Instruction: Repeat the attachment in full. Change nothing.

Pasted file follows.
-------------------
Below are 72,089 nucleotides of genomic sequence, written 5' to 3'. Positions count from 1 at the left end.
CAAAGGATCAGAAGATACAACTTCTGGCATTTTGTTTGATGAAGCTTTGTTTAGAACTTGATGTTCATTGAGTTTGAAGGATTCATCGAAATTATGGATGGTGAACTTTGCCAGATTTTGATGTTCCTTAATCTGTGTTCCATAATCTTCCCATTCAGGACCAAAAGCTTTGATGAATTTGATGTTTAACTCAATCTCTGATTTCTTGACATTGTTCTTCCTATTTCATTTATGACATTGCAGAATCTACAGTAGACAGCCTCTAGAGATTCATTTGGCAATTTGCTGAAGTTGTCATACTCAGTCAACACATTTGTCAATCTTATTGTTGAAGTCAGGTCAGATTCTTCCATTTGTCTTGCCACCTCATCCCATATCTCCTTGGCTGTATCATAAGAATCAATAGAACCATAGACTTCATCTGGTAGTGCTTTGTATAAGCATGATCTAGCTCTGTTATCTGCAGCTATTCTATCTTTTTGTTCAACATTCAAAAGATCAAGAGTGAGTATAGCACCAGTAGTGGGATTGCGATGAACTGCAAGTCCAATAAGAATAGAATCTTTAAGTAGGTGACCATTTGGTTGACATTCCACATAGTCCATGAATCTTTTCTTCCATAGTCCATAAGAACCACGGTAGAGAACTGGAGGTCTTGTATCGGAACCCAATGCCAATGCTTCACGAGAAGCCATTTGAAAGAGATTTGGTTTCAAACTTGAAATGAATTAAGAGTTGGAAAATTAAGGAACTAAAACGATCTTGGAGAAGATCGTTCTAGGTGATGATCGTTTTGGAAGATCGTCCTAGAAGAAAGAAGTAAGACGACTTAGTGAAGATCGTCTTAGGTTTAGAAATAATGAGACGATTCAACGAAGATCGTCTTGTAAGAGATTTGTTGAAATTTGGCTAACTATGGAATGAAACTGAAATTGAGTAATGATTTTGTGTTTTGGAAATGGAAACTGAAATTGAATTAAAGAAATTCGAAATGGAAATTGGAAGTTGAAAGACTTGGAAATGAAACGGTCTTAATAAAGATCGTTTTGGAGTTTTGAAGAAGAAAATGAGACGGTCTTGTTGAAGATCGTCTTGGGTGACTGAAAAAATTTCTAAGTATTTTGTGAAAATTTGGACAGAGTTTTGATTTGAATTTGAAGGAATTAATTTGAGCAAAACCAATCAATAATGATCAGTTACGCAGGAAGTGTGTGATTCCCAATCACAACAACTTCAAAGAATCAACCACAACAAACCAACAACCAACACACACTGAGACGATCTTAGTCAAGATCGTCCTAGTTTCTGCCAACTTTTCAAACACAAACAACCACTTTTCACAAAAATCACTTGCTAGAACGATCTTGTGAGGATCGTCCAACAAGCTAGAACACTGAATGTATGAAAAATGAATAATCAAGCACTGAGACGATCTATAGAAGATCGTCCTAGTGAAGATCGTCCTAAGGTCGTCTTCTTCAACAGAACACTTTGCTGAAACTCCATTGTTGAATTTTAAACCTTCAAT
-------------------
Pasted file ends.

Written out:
Below are 72,089 nucleotides of genomic sequence, written 5' to 3'. Positions count from 1 at the left end.
CAAAGGATCAGAAGATACAACTTCTGGCATTTTGTTTGATGAAGCTTTGTTTAGAACTTGATGTTCATTGAGTTTGAAGGATTCATCGAAATTATGGATGGTGAACTTTGCCAGATTTTGATGTTCCTTAATCTGTGTTCCATAATCTTCCCATTCAGGACCAAAAGCTTTGATGAATTTGATGTTTAACTCAATCTCTGATTTCTTGACATTGTTCTTCCTATTTCATTTATGACATTGCAGAATCTACAGTAGACAGCCTCTAGAGATTCATTTGGCAATTTGCTGAAGTTGTCATACTCAGTCAACACATTTGTCAATCTTATTGTTGAAGTCAGGTCAGATTCTTCCATTTGTCTTGCCACCTCATCCCATATCTCCTTGGCTGTATCATAAGAATCAATAGAACCATAGACTTCATCTGGTAGTGCTTTGTATAAGCATGATCTAGCTCTGTTATCTGCAGCTATTCTATCTTTTTGTTCAACATTCAAAAGATCAAGAGTGAGTATAGCACCAGTAGTGGGATTGCGATGAACTGCAAGTCCAATAAGAATAGAATCTTTAAGTAGGTGACCATTTGGTTGACATTCCACATAGTCCATGAATCTTTTCTTCCATAGTCCATAAGAACCACGGTAGAGAACTGGAGGTCTTGTATCGGAACCCAATGCCAATGCTTCACGAGAAGCCATTTGAAAGAGATTTGGTTTCAAACTTGAAATGAATTAAGAGTTGGAAAATTAAGGAACTAAAACGATCTTGGAGAAGATCGTTCTAGGTGATGATCGTTTTGGAAGATCGTCCTAGAAGAAAGAAGTAAGACGACTTAGTGAAGATCGTCTTAGGTTTAGAAATAATGAGACGATTCAACGAAGATCGTCTTGTAAGAGATTTGTTGAAATTTGGCTAACTATGGAATGAAACTGAAATTGAGTAATGATTTTGTGTTTTGGAAATGGAAACTGAAATTGAATTAAAGAAATTCGAAATGGAAATTGGAAGTTGAAAGACTTGGAAATGAAACGGTCTTAATAAAGATCGTTTTGGAGTTTTGAAGAAGAAAATGAGACGGTCTTGTTGAAGATCGTCTTGGGTGACTGAAAAAATTTCTAAGTATTTTGTGAAAATTTGGACAGAGTTTTGATTTGAATTTGAAGGAATTAATTTGAGCAAAACCAATCAATAATGATCAGTTACGCAGGAAGTGTGTGATTCCCAATCACAACAACTTCAAAGAATCAACCACAACAAACCAACAACCAACACACACTGAGACGATCTTAGTCAAGATCGTCCTAGTTTCTGCCAACTTTTCAAACACAAACAACCACTTTTCACAAAAATCACTTGCTAGAACGATCTTGTGAGGATCGTCCAACAAGCTAGAACACTGAATGTATGAAAAATGAATAATCAAGCACTGAGACGATCTATAGAAGATCGTCCTAGTGAAGATCGTCCTAAGGTCGTCTTCTTCAACAGAACACTTTGCTGAAACTCCATTGTTGAATTTTAAACCTTCAAT